Remember, kids learn by example. Violence begets violence. Confrontation is met by confrontation. Throw economic insecurity and hopelessness into the mix, then you’ll have kids on the streets carrying knives – so why be surprised?

A toxic mix of racism, austerity, societal deprivation and corporate greed is ultimately to blame for this situation. As a nation we should get ready to purchase and supply “free of charge” several millions of those skin-tight leotards – and thus eradicate the problem of knife crime for good! A fresh tax levied on squillionaires would easily cover all costs; but I suspect that any action engaged in by the government will fall far short of what is required. It’s more likely that Ryan Air will introduce flights across the Andes by green gulper frog than a UK Government will find a solution to this problem of knife crime. No, best the government continues to concentrate all its attention on Brexit – after all we don’t want that to end up in a mess, do we?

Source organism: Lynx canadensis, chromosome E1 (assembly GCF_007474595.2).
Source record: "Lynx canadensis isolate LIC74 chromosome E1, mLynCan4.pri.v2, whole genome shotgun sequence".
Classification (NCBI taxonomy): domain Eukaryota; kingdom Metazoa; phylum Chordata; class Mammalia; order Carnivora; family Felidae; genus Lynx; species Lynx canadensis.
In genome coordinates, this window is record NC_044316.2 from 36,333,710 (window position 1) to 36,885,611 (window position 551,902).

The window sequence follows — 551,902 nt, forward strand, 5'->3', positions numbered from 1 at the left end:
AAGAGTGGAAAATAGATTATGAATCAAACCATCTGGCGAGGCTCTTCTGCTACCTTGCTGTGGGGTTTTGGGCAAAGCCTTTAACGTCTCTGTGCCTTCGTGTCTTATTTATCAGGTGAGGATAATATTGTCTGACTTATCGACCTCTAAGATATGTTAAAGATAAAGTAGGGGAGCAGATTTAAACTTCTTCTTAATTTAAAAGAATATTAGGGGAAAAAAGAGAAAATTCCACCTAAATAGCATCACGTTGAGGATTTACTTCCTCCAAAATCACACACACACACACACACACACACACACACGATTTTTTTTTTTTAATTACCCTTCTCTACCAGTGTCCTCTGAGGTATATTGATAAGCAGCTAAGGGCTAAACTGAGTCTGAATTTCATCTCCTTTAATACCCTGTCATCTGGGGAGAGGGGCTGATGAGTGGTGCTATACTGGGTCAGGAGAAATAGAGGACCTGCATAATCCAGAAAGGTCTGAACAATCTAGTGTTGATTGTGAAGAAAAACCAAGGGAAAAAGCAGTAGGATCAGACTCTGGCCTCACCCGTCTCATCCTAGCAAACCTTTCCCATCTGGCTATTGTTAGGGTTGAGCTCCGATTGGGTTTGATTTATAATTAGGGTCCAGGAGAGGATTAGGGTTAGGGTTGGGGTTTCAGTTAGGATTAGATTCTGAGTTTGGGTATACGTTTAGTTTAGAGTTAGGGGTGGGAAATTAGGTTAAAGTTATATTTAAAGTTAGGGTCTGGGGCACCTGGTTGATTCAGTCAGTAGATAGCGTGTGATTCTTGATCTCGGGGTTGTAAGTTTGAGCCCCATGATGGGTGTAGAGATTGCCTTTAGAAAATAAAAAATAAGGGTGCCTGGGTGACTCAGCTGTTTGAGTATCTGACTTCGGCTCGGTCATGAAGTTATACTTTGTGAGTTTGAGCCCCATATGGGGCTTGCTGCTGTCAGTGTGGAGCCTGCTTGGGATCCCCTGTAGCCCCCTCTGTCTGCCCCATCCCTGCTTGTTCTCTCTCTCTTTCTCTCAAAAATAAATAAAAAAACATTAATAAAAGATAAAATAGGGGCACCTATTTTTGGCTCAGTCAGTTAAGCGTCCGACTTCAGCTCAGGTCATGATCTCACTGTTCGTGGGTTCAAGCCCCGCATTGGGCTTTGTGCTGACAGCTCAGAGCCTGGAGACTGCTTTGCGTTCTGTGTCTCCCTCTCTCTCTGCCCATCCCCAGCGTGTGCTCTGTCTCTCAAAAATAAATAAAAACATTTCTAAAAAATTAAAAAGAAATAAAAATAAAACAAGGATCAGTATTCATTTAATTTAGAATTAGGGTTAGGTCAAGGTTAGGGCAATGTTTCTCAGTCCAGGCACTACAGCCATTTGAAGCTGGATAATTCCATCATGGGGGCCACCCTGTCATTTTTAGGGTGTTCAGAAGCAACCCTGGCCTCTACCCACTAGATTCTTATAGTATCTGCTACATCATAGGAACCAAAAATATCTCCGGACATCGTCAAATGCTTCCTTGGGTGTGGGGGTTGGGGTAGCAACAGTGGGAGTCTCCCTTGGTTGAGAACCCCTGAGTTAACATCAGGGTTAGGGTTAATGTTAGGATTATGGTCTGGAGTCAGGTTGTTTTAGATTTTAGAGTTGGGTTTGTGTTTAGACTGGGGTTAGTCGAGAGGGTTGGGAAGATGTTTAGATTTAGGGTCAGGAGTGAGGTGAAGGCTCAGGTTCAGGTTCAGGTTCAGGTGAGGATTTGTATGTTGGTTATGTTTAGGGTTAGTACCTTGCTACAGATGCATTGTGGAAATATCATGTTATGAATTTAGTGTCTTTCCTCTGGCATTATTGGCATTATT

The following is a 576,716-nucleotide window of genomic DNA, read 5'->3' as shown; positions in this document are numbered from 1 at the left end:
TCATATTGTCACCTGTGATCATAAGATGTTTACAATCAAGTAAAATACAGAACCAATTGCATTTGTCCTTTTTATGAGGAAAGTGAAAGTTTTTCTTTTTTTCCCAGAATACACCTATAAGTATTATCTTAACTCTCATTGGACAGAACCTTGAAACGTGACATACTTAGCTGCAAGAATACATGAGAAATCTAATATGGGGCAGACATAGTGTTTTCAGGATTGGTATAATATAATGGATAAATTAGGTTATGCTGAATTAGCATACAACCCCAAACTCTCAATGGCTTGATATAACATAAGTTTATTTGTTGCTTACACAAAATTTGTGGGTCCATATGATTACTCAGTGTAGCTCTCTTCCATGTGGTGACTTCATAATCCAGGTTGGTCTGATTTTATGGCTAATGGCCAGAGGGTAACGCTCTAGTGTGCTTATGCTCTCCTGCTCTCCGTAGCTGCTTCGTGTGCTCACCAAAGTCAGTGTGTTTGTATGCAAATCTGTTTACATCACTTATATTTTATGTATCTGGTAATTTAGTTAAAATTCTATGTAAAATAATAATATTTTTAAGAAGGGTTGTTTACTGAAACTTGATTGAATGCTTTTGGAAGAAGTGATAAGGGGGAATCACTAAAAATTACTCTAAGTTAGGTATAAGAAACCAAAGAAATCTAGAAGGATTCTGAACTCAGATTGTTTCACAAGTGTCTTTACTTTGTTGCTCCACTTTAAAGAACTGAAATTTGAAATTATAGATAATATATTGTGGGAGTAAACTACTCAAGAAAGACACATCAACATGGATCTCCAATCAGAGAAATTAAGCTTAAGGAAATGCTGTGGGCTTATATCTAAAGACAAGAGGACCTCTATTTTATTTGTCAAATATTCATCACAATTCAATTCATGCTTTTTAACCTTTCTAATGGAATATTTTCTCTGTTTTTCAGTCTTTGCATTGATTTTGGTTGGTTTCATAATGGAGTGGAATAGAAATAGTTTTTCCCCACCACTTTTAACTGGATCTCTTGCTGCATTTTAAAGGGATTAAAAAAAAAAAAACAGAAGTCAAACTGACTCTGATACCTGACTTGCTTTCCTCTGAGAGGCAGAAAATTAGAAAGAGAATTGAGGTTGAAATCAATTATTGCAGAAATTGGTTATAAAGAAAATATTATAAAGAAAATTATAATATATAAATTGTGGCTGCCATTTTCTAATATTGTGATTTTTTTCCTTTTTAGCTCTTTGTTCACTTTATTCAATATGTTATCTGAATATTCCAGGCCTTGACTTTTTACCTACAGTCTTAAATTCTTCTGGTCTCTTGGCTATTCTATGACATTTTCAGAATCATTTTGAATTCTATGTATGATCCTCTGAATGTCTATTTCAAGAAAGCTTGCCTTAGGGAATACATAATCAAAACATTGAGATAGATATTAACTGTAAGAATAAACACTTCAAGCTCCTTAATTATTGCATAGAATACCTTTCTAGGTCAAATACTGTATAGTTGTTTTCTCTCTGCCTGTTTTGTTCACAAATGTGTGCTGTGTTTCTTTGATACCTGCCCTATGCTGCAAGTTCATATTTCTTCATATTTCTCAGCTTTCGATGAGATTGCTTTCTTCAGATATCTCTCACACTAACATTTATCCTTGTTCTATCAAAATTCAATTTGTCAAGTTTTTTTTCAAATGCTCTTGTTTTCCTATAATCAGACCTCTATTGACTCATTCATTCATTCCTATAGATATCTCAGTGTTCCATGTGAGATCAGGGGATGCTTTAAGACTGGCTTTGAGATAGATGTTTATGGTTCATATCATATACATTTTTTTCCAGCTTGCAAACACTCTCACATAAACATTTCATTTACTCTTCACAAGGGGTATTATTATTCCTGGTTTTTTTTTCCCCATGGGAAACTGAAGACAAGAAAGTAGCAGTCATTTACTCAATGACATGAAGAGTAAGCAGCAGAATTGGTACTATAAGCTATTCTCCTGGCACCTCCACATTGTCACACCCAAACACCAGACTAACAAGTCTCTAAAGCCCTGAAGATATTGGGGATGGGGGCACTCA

a grave national defect

April 24, 2018

Zhang Haiying